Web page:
Monday, March 26, 2018

Read, Read, Read

For most of my life, I have been an undisciplined, purely impulsive reader. Back in the days of cheap paperbacks, I couldn’t be trusted in a bookstore because I inevitably emerged with a very large bag of “oh, now that looks interesting!” To be even more honest, I spent hours wandering the streets of San Francisco from City Lights Bookstore to Tro Harper to the basement of the City of Paris to a strange little store below the sidewalk on Geary. I should have been studying, but didn’t I choose to major in world literature at San Francisco State so I could read anything I wanted? As one of my later work managers once said to me in an early performance review: “some people major in something useful. Clearly not you.”

But he was wrong. My reading helped me understand some of the problems faced by people without papers proving birth or marriage who had managed to survive WWII because my job was to adjudicate their claims for earned benefits. It also taught me how to write so I could explain, in understandable language, the decisions made on them. It taught me to look beyond the bubble(s) in which I grew up and later lived. It taught me to question, to analyze, to appreciate the creativity of diversity and how it contributes to a more vital world. Do I still have my blind spots, ignorance, and preconceived notions about how the world could be more to my liking? Yes. What reading wantonly does not allow me to do, however, is accept my blind spots, my ignorance, or my preconceived notions as givens. Inevitably, a little voice whispers in my ear: “maybe, just maybe, you should look at that a little differently…”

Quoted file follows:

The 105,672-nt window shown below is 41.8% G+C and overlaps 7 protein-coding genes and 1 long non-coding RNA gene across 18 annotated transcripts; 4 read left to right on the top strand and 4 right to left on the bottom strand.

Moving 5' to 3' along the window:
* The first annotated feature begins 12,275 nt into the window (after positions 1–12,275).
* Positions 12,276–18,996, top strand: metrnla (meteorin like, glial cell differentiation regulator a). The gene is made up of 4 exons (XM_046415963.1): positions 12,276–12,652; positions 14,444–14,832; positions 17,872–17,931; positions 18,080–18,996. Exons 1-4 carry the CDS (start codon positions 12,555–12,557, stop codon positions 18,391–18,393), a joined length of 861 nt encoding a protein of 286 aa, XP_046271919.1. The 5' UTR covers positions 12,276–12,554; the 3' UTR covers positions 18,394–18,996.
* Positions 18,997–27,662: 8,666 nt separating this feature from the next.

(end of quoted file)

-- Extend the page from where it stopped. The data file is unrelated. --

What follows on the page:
In an authoritarian society, fact-based education, creative expression, and reading are dangerous things. The arts, in general, have always threatened the fearful, especially those in power. Look at Stalin’s era and Hitler’s regime. So I think I just might raise a glass to toast the ardent, impulsive, and undisciplined reader. They may be our best weapon, besides committed voters, in assuring the continuation of democracy.

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